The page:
Cleese came up, pre-Python, as part of the 1960s satire boom that included Private Eye and David Frost. It’s a movement that has irrevocable associations with the rise of the counterculture and the demise of deference (the 1966 “I know my place” sketch from The Frost Report, which featured Cleese along with Ronnies Barker and Corbett, couldn’t have been a more explicit jab at the complacencies of the British class system). But a refusal to take the establishment seriously doesn’t necessarily imply anything at all about your own politics.

Maybe we think of comedy — and satire particularly — as inherently liberal because it’s bound up with the liberal cause of free speech. Life of Brian was picketed and preached against on release because of its blasphemy: in some places, it was banned (a screening in Torquay needed a special dispensation in 2008), and the Pythons were set at odds with authority figures of Christian conservatism such as Mary Whitehouse.

Or maybe it’s a product of the “punching up” theory of comedy, which holds that jokes should always take aim at the powerful. In a 2013 essay, the stand-up Stewart Lee argued that Right-wing comedy was practically impossible: “You can’t be a Right-wing clown without some character caveat, some vulnerability, some obvious flaw. You’re on the right. You’ve already won.”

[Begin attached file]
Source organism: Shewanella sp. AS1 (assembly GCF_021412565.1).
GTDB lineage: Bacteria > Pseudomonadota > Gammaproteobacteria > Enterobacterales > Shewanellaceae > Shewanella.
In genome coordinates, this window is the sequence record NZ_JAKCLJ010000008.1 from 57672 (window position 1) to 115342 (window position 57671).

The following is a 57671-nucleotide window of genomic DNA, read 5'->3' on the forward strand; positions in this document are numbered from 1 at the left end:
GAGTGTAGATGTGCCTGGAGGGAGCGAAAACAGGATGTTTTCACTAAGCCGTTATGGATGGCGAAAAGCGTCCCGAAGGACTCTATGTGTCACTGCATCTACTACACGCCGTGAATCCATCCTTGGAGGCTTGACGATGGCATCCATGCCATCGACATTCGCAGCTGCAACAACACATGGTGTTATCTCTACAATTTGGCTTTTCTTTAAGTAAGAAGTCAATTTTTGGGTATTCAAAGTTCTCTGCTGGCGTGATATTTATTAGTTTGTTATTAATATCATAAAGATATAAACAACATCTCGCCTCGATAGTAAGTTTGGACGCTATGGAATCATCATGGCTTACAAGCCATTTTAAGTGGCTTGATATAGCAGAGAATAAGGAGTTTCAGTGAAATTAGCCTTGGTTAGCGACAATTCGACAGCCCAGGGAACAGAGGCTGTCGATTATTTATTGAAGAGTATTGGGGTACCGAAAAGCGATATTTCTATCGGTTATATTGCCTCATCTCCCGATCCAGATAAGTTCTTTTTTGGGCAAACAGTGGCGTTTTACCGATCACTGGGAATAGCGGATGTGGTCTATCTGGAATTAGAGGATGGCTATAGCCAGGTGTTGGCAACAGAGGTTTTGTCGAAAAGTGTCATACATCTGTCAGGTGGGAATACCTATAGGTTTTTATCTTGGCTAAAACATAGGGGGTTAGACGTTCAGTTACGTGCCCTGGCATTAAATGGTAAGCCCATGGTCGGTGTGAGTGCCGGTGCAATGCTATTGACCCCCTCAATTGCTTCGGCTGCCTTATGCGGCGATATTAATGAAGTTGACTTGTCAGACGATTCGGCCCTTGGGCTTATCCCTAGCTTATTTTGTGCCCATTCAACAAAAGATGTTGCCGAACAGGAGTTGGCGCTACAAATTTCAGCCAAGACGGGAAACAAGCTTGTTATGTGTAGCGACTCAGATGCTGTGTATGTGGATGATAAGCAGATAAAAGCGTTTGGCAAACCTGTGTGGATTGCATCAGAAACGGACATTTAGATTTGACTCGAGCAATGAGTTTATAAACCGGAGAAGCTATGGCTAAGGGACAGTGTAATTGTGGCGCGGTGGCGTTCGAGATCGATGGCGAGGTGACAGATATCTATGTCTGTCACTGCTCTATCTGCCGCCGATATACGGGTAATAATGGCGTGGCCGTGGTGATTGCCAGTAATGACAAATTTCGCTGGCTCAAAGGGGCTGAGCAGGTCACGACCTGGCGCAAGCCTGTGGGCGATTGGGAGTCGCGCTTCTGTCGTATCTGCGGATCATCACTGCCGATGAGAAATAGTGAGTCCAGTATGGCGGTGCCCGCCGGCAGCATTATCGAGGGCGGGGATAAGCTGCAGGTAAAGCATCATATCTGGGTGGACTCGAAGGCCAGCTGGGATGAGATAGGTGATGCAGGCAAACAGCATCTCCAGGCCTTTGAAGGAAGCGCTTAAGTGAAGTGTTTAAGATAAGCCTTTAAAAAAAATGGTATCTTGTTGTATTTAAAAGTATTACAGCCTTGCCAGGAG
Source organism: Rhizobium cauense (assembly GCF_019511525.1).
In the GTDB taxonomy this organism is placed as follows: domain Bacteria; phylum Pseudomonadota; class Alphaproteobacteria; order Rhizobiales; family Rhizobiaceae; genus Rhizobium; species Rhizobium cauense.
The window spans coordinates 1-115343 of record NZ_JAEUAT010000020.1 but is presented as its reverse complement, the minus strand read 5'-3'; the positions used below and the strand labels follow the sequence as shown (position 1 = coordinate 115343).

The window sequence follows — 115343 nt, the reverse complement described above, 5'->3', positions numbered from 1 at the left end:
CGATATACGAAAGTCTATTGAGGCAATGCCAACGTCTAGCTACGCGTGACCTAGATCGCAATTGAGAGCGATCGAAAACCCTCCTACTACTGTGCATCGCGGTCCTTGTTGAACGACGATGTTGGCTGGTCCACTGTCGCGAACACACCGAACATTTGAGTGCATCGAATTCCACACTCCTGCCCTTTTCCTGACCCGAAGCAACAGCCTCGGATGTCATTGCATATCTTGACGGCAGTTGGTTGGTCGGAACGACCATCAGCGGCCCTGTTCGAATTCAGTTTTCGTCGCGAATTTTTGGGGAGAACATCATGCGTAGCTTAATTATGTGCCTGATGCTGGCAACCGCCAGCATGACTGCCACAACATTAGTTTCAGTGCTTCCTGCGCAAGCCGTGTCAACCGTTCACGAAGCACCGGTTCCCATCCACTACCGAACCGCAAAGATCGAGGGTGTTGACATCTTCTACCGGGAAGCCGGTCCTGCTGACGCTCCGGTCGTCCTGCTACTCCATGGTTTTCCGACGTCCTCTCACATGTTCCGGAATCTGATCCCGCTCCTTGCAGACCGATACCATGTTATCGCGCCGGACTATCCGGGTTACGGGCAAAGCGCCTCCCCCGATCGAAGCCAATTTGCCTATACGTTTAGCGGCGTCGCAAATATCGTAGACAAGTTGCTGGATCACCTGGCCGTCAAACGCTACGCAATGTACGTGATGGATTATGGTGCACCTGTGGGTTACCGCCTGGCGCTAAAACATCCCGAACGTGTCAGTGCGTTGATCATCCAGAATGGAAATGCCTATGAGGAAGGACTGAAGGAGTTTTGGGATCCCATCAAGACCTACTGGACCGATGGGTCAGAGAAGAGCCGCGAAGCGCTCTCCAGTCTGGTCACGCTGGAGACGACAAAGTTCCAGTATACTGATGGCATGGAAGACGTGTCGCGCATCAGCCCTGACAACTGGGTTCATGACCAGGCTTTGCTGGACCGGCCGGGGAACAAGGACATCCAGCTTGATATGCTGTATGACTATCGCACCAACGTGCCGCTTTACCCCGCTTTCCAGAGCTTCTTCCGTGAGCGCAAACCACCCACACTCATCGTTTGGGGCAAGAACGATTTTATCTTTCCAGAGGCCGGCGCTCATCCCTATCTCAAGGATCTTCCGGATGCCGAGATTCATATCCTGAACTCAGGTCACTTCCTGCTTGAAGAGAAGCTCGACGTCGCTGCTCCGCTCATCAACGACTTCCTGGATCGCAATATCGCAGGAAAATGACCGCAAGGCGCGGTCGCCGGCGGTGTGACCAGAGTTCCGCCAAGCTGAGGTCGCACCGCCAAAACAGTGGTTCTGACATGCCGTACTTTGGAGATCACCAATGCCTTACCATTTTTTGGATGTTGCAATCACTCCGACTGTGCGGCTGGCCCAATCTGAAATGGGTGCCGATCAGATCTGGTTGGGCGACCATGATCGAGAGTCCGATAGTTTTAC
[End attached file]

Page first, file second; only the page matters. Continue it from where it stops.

There’s a truth in this, in that what’s funny often draws on the kind of exaggerated rhetoric that outrage can licence. Think of Cleese, this time as Basil Fawlty, finally losing his temper in a limb-flailing fury at some presumptuous customer: it’s funny because, as awful as Fawlty is, there’s an acknowledged justice to his rages.

But there’s a long way from there to the idea that comedy must therefore be an agent of change, and even further to the idea that the changes it advocates must be liberal ones. Private Eye was the home of campaigning Left-wing journalist Paul Foot, and also of Christopher Booker, who saw out his later career denying climate change and defending big tobacco at the Telegraph.

Comedy’s natural state, often, is conservatism — at least in sitcom, which resets each episode to a default condition (peak-era Simpsons is the perfect sitcom, because cartoon characters don’t change in any of the inconvenient ways that human actors do). And just because satire laughs at authority doesn’t mean it’s out for revolt: the riotous days of carnival, thought the literary critic Mikhail Bakhtin, allowed a populace to turn the world upside down for a limited time, so they could go back to the established order afterwards. Satire can do the same.

It’s nice to think that what’s funny aligns with your political beliefs, but it’s also naïve, and anyone who imagines that they get to tell John Cleese what to think forgets that he’s been through this once before with Mary Whitehouse, and won. She didn’t end up as an enemy of comedy because she was a Right-winger fronting up to Left-wingers, but because she was someone who took her faith so seriously that it was anguish for her to see others take it lightly. The people riled by Cleese’s tweeting might think they’re her opposite, but in their horror that someone might be cleaving to an apostate position, they’re really her inheritors.

Sarah Ditum is a columnist, critic and feature writer.